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Redwood Eye Center, an ophthalmology practice in Vallejo, Calif., has notified more than 16,000 patients that its EHR (electronic health record) hosting vendor experienced a ransomware attack in September.

In the notification to the impacted patients, the center’s officials explained that the third-party vendor that hosts and stores Redwood’s electronic patient records, Illinois-based IT Lighthouse, experienced a data security incident which affected records pertaining to Redwood patients. Officials also said that IT Lighthouse hired a computer forensics company to help them after the ransomware attack, and Redwood worked with the vendor to restore access to our patient information.

Redwood’s investigation determined that the incident may have involved patient information, including patient names, addresses, dates of birth, health insurance information, and medical treatment information.

Notably, Redwood will be changing its EMR hosting vendor, according to its officials. Per the notice, “Redwood has taken affirmative steps to prevent a similar situation from arising in the future. These steps include changing medical records hosting vendors and enhancing the security of patient information.”

Ransomware attacks in the healthcare sector continue to be a problem, but at the same time, they have diminished substantially compared to the same time period last year, as cyber attackers move on to more profitable activities, such as cryptojacking, according to a recent report from cybersecurity firm Cryptonite.

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Report: 30 Percent of Healthcare Databases Exposed Online

December 10, 2018
by Heather Landi, Associate Editor
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Hackers are using the Dark Web to buy and sell personally identifiable information (PII) stolen from healthcare organizations, and exposed databases are a vulnerable attack surface for healthcare organizations, according to a new cybersecurity research report.

A research report from IntSights, “Chronic [Cyber] Pain: Exposed & Misconfigured Databases in the Healthcare Industry,” gives an account of how hackers are tracking down healthcare personally identifiable information (PII) data on the Dark Web and where in the attack surface healthcare organizations are most vulnerable.

The report explores a key area of the healthcare attack surface, which is often the easiest to avoid—exposed databases. It’s not only old or outdated databases that get breached, but also newly established platforms that are vulnerable due to misconfiguration and/or open access, the report authors note.

Healthcare organizations have been increasingly targeted by threat actors over the past few years and their most sought-after asset is their data. As healthcare organizations attempt to move data online and increase accessibility for authorized users, they’ve dramatically increased their attack surface, providing cybercriminals with new vectors to steal personally identifiable information (PII), according to the report. Yet, these organizations have not prioritized investments in cybersecurity tools or procedures.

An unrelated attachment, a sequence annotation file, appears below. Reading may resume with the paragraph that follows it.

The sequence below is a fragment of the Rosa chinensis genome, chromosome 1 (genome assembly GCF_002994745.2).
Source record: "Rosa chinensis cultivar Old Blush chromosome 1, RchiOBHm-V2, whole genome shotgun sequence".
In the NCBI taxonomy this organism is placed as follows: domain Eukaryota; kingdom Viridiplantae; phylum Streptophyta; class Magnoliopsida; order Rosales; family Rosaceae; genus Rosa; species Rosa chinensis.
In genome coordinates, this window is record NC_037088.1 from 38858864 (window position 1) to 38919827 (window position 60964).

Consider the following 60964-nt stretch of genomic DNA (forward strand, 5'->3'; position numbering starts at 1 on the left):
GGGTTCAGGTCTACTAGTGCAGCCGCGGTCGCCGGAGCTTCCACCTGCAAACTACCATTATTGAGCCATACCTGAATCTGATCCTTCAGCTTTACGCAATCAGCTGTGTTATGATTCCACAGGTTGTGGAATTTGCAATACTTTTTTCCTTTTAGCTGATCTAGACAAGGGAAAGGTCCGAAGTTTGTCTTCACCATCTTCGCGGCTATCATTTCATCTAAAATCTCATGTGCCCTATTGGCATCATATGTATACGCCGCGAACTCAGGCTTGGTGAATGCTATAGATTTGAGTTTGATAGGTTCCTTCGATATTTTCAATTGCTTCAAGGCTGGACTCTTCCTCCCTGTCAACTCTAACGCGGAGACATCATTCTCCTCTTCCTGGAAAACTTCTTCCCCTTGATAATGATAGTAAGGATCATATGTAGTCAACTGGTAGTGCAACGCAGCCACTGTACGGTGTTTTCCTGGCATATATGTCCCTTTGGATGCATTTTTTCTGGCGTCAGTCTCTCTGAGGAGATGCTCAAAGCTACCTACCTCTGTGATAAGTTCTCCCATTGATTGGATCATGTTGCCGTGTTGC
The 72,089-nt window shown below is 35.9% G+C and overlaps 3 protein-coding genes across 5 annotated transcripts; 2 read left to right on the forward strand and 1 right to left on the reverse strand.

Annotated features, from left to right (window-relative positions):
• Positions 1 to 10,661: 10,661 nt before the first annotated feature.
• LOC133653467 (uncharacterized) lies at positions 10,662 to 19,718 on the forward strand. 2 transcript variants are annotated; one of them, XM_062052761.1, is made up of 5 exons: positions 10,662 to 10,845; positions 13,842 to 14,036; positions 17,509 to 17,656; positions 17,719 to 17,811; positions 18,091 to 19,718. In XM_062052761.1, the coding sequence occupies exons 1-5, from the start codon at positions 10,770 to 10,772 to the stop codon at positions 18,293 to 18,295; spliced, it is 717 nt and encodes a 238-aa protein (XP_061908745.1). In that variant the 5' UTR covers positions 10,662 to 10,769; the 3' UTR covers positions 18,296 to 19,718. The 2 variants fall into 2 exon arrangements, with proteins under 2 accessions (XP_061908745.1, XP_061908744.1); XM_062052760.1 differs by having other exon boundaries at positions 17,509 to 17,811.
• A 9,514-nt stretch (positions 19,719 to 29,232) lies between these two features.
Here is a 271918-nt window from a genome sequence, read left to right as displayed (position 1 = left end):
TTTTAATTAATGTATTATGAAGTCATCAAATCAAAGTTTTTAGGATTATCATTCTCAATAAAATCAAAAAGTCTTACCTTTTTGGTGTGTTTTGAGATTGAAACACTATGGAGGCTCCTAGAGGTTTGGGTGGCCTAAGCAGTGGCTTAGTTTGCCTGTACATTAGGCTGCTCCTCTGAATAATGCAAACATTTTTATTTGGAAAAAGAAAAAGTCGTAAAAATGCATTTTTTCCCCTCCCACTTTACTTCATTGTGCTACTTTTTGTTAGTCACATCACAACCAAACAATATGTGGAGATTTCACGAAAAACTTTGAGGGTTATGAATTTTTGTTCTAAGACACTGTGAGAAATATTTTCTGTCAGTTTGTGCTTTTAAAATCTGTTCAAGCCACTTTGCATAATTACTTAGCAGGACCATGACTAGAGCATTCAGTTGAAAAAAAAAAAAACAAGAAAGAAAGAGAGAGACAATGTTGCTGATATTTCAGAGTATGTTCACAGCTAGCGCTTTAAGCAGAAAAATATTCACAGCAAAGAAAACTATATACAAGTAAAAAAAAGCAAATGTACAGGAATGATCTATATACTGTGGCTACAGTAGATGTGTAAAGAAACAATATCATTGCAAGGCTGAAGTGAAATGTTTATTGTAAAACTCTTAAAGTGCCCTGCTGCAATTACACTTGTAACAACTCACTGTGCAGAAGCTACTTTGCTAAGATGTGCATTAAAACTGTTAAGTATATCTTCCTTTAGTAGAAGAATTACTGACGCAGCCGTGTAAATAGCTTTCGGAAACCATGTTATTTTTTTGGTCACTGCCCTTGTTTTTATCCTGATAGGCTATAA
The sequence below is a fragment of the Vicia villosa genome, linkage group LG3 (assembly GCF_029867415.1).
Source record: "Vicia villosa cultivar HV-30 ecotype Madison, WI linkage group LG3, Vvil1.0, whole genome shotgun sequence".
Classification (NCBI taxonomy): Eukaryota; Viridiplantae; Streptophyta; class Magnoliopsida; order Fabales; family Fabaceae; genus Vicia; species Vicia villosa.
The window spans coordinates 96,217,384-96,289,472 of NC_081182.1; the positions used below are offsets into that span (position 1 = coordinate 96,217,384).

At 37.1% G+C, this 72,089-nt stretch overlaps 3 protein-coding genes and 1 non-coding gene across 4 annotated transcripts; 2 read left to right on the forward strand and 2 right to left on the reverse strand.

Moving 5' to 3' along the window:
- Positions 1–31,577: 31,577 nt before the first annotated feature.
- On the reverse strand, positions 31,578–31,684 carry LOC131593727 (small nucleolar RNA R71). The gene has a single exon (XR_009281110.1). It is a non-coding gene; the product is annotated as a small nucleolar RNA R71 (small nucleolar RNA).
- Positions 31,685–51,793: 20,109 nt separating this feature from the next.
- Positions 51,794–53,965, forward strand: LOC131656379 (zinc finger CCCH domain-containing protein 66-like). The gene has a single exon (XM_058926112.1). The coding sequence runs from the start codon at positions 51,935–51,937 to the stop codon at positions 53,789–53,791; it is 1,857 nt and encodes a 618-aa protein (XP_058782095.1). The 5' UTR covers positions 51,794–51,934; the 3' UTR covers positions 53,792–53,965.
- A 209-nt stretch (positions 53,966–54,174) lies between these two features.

Healthcare budgets are tight, the report authors note, and if there’s an opportunity to purchase a new MRI machine versus make a new IT or cybersecurity hire, the new MRI machine often wins out. Healthcare organizations need to carefully balance accessibility and protection.

In this report, cyber researchers set out to show that the healthcare industry as a whole is vulnerable, not due to a specific product or system, but due to lack of process, training and cybersecurity best practices. “While many other industries suffer from similar deficiencies, healthcare organizations are particularly at risk because of the sensitivity of PII and medical data,” the report states.

The researchers chose a couple of popular technologies for handling medical records, including known and widely used commercial databases, legacy services still in use today, and new sites or protocols that try to mitigate some of the vulnerabilities of past methods. The purpose of the research was to demonstrate that hackers can easily find access to sensitive data in each state: at rest, in transit or in use.

The researchers note that the tactics used were pretty simple: Google searches, reading technical documentation of the aforementioned technologies, subdomain enumeration, and some educated guessing about the combination of sites, systems and data. “All of the examples presented here were freely accessible, and required no intrusive methods to obtain. Simply knowing where to look (like the IP address, name or protocol of the service used) was often enough to access the data,” the report authors wrote.